When I read the summary of this book, I immediately wanted to get my hands on a copy of it. I just had to read it ASAP. So when I had the opportunity to review it, I jumped at the chance. I really thought that I would like this book, I really wanted to. Unfortunately, I didn’t. I was frustrated and bored with this book that I couldn’t even finish it. I hate to review books that I didn’t finish, but there are some cases where I have to. And this is one of them.

I would say that I finished a third of the book, at least a hundred pages into it. And yet, if someone was to ask me what this book was about, I wouldn’t be able to clearly explain it (hence why I skipped that part of my review).  A boy with scoliosis and who is also an epileptic is friends with a girl who was delivered to his neighborhood via a tornado and who is also able to see into the future. I know that something has happened and something is currently happening, I have no clue what that is.  The mystery, the selling point for this book was very slow to unravel. The beginning gives you a lot of questions, but no clue as to the possible answers. A lot of cloak and dagger and otherness, without a real or defined purpose.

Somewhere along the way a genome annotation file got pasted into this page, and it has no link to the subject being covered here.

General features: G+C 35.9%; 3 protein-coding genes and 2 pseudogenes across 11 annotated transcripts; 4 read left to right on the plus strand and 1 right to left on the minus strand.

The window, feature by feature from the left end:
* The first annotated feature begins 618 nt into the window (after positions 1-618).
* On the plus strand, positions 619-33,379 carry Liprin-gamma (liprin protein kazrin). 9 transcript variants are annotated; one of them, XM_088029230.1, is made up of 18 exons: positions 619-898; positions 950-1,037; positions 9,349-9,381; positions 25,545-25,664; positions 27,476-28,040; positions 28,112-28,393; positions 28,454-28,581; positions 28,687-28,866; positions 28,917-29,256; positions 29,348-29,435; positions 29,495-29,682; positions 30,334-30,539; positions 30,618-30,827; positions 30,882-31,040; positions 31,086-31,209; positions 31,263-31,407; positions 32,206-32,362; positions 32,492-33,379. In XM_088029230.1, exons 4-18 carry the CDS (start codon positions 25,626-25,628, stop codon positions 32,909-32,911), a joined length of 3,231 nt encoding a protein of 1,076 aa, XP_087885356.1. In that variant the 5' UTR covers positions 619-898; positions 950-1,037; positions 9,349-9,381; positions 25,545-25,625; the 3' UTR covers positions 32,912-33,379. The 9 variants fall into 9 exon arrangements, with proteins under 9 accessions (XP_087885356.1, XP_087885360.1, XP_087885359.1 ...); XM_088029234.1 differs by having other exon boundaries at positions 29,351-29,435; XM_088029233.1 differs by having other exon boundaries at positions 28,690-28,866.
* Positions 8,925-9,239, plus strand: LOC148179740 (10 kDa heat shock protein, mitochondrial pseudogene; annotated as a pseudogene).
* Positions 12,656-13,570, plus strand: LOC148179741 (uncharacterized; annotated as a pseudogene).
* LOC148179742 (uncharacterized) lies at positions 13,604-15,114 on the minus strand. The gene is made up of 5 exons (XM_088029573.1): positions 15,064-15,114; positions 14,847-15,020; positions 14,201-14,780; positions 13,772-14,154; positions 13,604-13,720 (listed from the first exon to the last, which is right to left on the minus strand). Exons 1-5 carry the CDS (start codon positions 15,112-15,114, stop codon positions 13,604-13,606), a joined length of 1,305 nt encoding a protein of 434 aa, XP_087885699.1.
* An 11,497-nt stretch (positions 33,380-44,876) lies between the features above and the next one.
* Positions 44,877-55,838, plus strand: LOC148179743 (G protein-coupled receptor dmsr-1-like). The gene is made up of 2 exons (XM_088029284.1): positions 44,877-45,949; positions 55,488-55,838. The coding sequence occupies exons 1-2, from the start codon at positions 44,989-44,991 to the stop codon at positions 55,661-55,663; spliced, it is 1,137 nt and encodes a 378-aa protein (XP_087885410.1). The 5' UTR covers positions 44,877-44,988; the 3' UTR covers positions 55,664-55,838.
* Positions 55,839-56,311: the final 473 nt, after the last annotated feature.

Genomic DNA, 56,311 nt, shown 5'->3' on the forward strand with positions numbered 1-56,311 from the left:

My other complaint would be with the characters. Each seemed to have a role to play, and while they have distinct personalities, I didn’t really like any of them. I didn’t connect with any of them, in any way that would cause me to be invested in them or the story.  What this story does have going for it is the potential. I think that the bare bones of this story are good and strong, but it’s everything else that just didn’t work for me.

Always Shine 

BookLook Review: Merlin’s Nightmare